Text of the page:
A post I created for a local locksmith's blog on his website.
If you happen to be one of those people who still actually watch TV adverts these days rather than fast forwarding through them, thus missing the delight of ex-reality show stars desperately trying to flog frozen fish fingers, then you may have noticed a commercial that's been doing the rounds recently. It's for a car manufacturer; let's give it the codename of Molkswagon, as no-one will ever crack that code.
So in the commercial there's a couple of men buying parachutes from a flying school, but one of the men, unhappy over the prospect of shelling out a bit extra on a quality product, enquires about a tattered one he spots in the "Reduced to Clear" section. The assistant describes how this particular parachute "isn't as rigorously tested" and "the stitching isn't as good," but this isn't enough to deter the shopper, and his eyes light up when he's also offered a free clock radio with the purchase.
Having made his choice, our bargain-hunter looks on as the second shopper walks off with the better-quality parachute. He takes it to his car which is naturally the model being advertised (sharing it's name with 'a good walk spoiled', as Mark Twain might say) and the caption "You get what you pay for" pops up on screen as the advert finishes.
This advert came to mind the other day when I was called out to a man who had got himself into a bit of predicament, lock-wise (This is different to getting into a predicament loch-wise, as that would require a Scottish life buoy rather than a locksmith - it's important not to get these mixed up). The customer in question had been intending to switch his old locks for new, secure antisnap locks. This was very commendable and something, as you'd imagine with me being a locksmith (not a lochsmith), which I'd heartily support.
Regrettably, events took an unfortunate turn for our amateur locksmith when, after purchasing cut-price examples from Dodgylocksforsale.com and casting his eye over a YouTube instructional video, he enthusiastically began the task of fitting them to his patio doors on a sun-soaked Friday afternoon. Four hours later, worn-out and sweating with frustration, and now with doors that could not even be closed as darkness approached, he threw in the towel and called me in to help.
Arriving at the scene of destruction, I found that in attempting to fit the new (but inadequate) locks, he had managed to destroy the whole locking system, rendering it useless, and meaning that entire mechanism now needed replacing. Even at cost price, these mechanisms cost a pretty penny, and thus he was faced with having to pay out a substantial amount more than he would have if he had just called me in to fit quality locks from the start. In trying to save money by ordering cheap locks online and trying to fit them himself he had ended up with a considerably larger bill.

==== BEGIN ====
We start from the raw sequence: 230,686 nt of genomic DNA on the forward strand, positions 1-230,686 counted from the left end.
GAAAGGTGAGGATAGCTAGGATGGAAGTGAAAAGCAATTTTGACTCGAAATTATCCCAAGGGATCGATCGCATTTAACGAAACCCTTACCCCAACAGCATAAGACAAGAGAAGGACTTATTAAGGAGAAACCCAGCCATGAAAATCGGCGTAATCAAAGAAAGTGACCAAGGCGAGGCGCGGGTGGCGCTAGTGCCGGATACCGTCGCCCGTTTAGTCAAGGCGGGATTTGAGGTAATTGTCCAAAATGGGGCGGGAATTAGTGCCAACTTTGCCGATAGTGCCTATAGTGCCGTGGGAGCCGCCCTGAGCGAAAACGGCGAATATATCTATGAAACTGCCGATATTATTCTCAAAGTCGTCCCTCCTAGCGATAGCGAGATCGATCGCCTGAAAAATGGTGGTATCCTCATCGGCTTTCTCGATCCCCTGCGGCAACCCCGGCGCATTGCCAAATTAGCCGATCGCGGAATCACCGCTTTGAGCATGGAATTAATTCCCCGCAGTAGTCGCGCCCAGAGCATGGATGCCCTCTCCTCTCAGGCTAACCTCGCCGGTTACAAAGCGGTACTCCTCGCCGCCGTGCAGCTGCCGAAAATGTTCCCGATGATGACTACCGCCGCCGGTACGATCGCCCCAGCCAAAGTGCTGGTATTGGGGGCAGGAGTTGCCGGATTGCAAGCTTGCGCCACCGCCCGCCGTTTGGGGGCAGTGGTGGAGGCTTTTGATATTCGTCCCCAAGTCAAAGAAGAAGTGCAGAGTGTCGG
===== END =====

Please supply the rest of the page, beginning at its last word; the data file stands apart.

Obviously, not every story will end in quite this level of calamity. Nevertheless, when it comes to home security, as with the parachute in the advert, you do get what you pay for. Going down the route of buying cut-price locks and fitting them yourself is preferable to doing nothing at all, but cheap locks are a much easier target for burglars than their more robust cousins. Add in some incompetent fitting and this only makes the problem worse.
Everyone would like to save money - it's a perfectly natural wish, especially given the times in which we're living, but sometimes the cheapest option is a false economy. The thought of the man risking his life by buying a threadbare parachute in order to save a few pounds may cause us to have a chuckle at his priorities, but we're simultaneously prepared to leave our home insecure by trying to do the same with locks. Our houses and their contents are probably the most valuable things we own. Are you really wanting to defend them with insufficient security measures simply to save a pound or two?
This isn't to say that a locksmith's expert services will break the bank. Yes, you will pay a touch more than you would by fitting the locks yourself, but for that additional cost, you'll be benefitting from the help of a vastly experienced, registered locksmith who knows the trade from top to bottom, after working within it for over 20 years (in my case). It's likely to be less expensive than you might imagine, and in the long term, could save you a great deal of money.
Returning for a moment to the world of TV commercials, you may remember that Stella Artois was once advertised as "Reassuringly Expensive." We'd say SF Locksmiths, could better be described as "Reassuringly Economic". We're not cheap and shoddy, but we certainly don't overcharge either. Offering a professional job, skilfully completed for a fair, reasonable price, we certainly won't leave you plummeting towards the ground at terminal velocity, unsure whether that parachute will deploy or not. We're speaking metaphorically there, by the way, but we also won't do it literally either. That would be a bit cruel.